summer middle school students

There are many reasons why your middle school child might benefit from participating in a summer program. Perhaps they are struggling with school work, or conversely, excelling in a certain subject. They may be talented on the sports field, or alternatively, require some help and motivation to lose weight. Whatever your child’s specific requirements, summer programs offer a whole host of benefits, some life-long. Benefits of Summer Programs for Middle Schoolers It Broadens Your Child’s Horizons. One thing that summer programs have resounding success at, is broadening children’s horizons. Whether it is at a residential stay for several weeks, or ...

Posted Nov. 13, 2014, 10 a.m. by Tracy Morgan | View Comments
peer pressure

Peer pressure is something that keeps many parents awake at night, inducing panic-laden insomnia that his hard to shake. However, the truth is more reassuring: parents often have a bigger part to play, and have more influence over their teen, than they might imagine. Most Peer Pressure is Internal When parents consider peer pressure, their imagination runs wild, thinking of all the terrible things their child is being coerced into against their better judgment. However, the biggest source of pressure actually comes from the teen themselves. Often, teenagers will feel pressured into doing things they perceive others are doing, when ...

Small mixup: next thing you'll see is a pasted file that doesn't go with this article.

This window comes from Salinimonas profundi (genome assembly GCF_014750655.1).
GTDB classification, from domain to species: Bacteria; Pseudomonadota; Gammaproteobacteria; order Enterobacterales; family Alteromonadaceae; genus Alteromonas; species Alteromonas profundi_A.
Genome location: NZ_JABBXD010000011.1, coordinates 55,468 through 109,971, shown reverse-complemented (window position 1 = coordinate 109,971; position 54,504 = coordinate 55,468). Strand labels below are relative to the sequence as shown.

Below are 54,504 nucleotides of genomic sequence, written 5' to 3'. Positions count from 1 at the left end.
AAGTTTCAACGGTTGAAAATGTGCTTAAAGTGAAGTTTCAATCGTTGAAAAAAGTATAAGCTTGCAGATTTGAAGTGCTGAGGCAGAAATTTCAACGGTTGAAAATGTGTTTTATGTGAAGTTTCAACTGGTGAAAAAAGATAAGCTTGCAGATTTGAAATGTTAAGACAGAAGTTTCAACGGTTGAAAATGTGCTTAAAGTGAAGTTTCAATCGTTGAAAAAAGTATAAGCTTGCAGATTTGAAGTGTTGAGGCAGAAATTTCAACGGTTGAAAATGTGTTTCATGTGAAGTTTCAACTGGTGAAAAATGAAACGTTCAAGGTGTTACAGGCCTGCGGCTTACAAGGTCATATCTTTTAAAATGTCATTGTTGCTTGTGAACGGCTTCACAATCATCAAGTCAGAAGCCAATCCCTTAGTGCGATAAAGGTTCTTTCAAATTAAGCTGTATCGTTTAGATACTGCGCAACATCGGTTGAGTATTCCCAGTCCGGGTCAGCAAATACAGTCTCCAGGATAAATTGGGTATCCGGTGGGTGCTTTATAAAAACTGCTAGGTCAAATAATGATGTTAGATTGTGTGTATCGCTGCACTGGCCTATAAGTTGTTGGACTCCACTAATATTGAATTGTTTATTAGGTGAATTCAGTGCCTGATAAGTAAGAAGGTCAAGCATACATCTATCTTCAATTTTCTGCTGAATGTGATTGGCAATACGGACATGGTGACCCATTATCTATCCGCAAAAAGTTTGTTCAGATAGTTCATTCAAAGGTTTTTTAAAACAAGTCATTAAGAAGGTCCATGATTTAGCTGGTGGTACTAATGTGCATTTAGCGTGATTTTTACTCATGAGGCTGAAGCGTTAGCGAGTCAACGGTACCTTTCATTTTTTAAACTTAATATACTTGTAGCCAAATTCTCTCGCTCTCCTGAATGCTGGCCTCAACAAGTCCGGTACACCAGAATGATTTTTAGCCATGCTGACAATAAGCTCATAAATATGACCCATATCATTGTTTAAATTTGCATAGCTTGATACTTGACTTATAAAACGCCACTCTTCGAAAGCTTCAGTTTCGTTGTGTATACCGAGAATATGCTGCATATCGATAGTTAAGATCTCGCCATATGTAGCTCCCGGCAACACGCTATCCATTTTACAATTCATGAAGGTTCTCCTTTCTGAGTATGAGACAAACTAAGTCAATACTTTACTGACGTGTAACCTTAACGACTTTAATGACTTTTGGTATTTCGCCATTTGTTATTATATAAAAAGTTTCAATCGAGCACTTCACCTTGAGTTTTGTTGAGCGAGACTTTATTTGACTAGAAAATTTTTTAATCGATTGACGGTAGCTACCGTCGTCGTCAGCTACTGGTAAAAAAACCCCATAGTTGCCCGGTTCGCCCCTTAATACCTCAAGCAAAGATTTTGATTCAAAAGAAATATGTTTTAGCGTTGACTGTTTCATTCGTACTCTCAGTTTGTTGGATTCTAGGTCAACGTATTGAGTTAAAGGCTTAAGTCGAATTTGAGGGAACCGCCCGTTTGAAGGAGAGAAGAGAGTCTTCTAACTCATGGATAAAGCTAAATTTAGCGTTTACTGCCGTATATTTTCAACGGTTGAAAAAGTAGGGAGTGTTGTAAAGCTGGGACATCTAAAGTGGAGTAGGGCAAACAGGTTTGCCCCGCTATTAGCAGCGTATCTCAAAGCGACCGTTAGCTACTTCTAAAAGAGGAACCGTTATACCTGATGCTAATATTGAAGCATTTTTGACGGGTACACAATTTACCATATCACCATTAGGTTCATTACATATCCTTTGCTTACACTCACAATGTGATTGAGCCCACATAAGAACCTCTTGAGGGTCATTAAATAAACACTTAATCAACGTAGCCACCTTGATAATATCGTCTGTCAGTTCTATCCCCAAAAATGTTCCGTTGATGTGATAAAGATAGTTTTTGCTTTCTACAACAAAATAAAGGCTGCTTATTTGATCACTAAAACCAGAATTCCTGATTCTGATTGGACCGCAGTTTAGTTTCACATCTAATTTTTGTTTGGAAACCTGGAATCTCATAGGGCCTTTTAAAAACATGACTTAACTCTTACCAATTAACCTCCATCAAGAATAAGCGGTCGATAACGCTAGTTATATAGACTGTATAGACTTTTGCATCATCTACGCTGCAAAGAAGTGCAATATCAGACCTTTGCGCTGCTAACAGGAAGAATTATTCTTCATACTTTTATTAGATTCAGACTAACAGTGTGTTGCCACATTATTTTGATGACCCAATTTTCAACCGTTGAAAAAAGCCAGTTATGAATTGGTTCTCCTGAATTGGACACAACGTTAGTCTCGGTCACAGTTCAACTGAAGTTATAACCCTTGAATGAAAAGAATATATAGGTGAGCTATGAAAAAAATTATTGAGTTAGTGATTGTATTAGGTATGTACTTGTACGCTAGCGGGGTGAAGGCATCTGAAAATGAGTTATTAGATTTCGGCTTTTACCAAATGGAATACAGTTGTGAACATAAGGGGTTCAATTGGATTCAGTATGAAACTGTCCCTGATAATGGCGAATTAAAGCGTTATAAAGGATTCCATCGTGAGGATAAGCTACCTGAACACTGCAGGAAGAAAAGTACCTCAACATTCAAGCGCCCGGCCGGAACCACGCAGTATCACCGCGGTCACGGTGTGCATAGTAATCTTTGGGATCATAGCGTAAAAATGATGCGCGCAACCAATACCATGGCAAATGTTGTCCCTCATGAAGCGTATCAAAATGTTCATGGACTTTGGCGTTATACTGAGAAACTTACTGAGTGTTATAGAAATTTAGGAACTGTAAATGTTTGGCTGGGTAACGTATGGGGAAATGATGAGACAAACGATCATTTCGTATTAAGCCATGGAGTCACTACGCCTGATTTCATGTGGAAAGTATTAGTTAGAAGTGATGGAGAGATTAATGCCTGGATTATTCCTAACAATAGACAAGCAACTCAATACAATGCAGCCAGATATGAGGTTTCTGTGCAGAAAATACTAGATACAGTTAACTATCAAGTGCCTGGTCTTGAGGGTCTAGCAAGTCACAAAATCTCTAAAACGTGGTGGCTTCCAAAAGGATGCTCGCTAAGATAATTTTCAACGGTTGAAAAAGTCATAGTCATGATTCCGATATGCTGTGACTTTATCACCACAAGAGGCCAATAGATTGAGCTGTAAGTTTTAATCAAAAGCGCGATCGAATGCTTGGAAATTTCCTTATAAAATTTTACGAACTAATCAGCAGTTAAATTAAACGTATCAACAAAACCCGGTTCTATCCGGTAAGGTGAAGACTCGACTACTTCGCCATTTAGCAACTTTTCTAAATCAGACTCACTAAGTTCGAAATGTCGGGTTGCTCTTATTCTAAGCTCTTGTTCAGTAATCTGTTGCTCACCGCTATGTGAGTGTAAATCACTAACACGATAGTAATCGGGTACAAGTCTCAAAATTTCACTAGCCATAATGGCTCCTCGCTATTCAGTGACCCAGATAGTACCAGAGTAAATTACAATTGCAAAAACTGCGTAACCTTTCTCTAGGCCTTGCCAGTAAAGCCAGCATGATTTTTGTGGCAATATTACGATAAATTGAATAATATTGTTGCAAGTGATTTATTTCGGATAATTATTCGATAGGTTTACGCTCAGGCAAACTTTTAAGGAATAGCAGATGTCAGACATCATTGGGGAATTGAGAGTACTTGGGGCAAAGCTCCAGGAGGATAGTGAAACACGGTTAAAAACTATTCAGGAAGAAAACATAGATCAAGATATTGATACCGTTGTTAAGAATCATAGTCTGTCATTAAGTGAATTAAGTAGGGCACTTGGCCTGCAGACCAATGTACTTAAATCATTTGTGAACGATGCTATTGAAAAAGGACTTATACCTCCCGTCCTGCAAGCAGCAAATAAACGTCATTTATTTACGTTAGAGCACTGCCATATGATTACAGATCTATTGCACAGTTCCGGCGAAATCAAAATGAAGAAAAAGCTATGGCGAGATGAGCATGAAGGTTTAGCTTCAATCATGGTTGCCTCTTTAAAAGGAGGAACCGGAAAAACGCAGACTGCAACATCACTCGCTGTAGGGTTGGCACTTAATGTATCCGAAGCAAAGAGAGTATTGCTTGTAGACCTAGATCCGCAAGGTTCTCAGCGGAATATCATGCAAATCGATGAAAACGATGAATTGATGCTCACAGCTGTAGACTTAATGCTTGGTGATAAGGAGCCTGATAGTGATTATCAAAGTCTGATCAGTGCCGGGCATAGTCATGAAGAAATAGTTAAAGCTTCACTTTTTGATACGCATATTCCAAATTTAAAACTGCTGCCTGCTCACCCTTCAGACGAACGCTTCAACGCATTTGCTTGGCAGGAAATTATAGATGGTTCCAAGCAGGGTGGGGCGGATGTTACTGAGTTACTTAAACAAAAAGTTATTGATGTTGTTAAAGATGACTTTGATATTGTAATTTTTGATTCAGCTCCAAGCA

Posted Nov. 11, 2014, 10 a.m. by Tracy Morgan | View Comments
private vs public school

It’s probably fair to say that most parents, at some time or another, have questioned whether their child’s school was right for them. Many feel despair at public schools, and wonder if their child would perhaps fare better in a private school. In fairness, there are negatives and positives for both, and often the decision rests not only on whether one particular educational system is right, but is more about finding a school that meets your (and your child’s) needs. Do your research. In many parents’ minds, private school equates to better results and a higher standard of education. However, ...

Posted Nov. 7, 2014, 10 a.m. by Tracy Morgan | View Comments
debunking myths about boarding school